James Lee Dickey: An Analysis of One African-American's Leadership in Jim Crow Texas

Establishing a Practice

Dr. J. R. Moore, another of Dickey’s mentors, had a medical practice in Taylor just a block north of the railroad. Unfortunately, when Dr. Dickey arrived at the doctor’s home seeking advice on establishing a practice, he discovered that Dr. Moore had moved to San Antonio, leaving the colored community with no medical care. Meanwhile, Mrs. Ilah M. (Rector) Wright, a fellow Tillotson graduate, was delighted to show her old friend around her hometown. When James shared his family’s dilemma, Mrs. Wright suggested, “James, why not move to Taylor?”

Hanging his shingle in the same office his predecessor had used located at 109 ½ Main Street did not guarantee the new doctor patients. The ailments that caused African Americans’ sickness and death in the area were typhoid fever, pellagra, tuberculosis, convulsions, infant diarrhea, venereal disease, and complications from childbirth. Sadly, poverty dictated medical care only for emergency purposes. As a result, the black population suffered a higher than average mortality rate and doctors became associated with death. In addition, a stereotype persisted that white doctors received superior training to black physicians.  Dr. Dickey realized it would take time to earn his patients’ trust. Most of his potential patients worked farms several miles distant and lacked transportation to town. Dr. Dickey was the only black physician for several counties and, in fact, was one of only 140 in the entire state. He reasoned if they could not come to him, he would go to them.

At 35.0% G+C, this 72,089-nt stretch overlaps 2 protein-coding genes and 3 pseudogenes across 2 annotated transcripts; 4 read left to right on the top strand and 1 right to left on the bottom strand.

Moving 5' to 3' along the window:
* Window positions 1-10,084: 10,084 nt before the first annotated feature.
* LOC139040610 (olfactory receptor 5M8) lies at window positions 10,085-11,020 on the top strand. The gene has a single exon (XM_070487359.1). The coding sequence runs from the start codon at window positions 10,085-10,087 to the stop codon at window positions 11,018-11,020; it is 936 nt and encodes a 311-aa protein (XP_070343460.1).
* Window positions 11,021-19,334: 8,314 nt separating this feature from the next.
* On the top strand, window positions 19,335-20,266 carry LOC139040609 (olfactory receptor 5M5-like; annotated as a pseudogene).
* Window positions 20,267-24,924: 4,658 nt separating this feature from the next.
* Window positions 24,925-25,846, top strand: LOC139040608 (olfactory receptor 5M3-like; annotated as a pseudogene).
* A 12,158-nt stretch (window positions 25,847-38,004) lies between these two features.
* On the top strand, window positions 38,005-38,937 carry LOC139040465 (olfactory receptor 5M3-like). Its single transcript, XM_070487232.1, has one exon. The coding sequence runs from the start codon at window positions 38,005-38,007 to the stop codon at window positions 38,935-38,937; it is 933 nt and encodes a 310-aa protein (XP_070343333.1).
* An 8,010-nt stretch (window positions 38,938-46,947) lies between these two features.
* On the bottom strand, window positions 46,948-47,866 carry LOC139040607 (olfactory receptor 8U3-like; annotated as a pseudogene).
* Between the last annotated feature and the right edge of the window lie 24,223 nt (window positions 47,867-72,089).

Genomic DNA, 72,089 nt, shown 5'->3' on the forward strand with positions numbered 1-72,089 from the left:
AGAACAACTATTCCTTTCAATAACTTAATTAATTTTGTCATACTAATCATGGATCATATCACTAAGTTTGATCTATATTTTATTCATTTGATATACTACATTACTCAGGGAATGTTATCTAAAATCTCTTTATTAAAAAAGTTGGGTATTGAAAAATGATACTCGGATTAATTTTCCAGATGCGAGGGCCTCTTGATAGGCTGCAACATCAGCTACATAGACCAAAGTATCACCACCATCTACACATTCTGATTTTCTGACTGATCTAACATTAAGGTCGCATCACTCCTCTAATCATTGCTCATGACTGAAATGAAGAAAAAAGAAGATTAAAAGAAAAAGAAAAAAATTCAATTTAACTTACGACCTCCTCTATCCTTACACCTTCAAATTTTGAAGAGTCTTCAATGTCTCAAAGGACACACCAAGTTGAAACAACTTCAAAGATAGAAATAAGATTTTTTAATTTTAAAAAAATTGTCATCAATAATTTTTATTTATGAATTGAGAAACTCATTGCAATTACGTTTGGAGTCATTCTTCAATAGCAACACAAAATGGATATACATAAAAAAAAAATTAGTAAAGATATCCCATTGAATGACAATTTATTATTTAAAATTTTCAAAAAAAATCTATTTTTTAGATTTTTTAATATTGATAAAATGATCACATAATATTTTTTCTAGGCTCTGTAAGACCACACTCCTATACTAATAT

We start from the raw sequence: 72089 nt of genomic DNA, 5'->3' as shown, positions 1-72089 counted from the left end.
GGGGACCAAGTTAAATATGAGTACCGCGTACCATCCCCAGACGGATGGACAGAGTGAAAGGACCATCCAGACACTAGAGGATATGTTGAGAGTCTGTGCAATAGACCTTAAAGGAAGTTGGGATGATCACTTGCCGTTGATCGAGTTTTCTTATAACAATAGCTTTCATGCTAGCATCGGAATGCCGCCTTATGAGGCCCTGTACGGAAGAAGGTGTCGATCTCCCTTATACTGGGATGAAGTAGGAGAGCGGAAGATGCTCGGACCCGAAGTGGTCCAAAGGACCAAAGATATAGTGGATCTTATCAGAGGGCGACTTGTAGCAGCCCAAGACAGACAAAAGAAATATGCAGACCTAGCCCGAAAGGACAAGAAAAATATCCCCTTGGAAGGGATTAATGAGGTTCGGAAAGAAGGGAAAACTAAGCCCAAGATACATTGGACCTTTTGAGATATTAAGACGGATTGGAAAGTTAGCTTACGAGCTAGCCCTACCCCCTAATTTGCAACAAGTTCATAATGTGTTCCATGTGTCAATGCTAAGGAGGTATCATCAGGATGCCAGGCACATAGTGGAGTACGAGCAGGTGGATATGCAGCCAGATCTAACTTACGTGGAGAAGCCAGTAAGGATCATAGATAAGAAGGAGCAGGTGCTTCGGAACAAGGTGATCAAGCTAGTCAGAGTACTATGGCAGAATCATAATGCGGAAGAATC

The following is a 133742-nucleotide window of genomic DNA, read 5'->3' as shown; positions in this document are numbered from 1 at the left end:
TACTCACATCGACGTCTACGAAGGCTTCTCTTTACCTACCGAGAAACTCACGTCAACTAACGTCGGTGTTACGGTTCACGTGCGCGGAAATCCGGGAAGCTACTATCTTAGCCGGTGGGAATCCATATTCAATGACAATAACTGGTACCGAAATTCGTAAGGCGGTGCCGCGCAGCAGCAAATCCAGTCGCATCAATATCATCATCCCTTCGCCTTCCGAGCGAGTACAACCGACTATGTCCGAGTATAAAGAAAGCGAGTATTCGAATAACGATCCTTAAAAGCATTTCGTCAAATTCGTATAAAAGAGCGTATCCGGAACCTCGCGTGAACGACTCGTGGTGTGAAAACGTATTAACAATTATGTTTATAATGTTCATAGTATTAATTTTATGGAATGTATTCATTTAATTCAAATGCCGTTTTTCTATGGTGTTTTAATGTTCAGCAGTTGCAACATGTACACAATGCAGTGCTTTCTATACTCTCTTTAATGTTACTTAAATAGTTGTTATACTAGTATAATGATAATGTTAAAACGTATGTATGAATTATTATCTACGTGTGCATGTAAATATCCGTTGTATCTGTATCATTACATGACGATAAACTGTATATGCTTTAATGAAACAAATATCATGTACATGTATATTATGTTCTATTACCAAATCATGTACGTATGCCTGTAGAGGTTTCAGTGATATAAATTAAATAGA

In the same month that Dickey arrived, Taylor experienced a record setting flood that severed contact beyond the town center. The same creeks that enabled abundant crops were also prone to flooding. After a hurricane crossed the Gulf Coast on September 7, the residual storm stalled between Taylor and Thrall seven miles to the east. A record 38.2 inches of rain fell in Thrall and 23 inches fell in Taylor within 24 hours. The flood washed out roads coming from Circleville in the north, Austin from the west, Elgin to the south, and Thrall in the east. Dr. Dickey grasped this opportunity to win patients since few of the white doctors were willing to trudge through the mud to provide relief to colored patients isolated by impassable or nonexistent roads. His practice had begun.
The next November, Dr. Dickey married his beloved Magnolia and brought her home to their residence at 502 Elliot Street in Taylor. The couple immediately became active symbols of the Allen Chapel A.M.E. Church. Since most of their neighbors possessed few material goods, James frequently treated patients pro bono. James would provide free prenatal care if the patient could not afford his fee because African-American infant mortality was so high. Dr. Dickey also established a venereal-disease clinic in hopes of “making each case noninfectious and, where possible, of curing it.” He charged a small fee for his services and nothing for the treatment. He took the Hippocratic oath very seriously; he denied no one his medical assistance.


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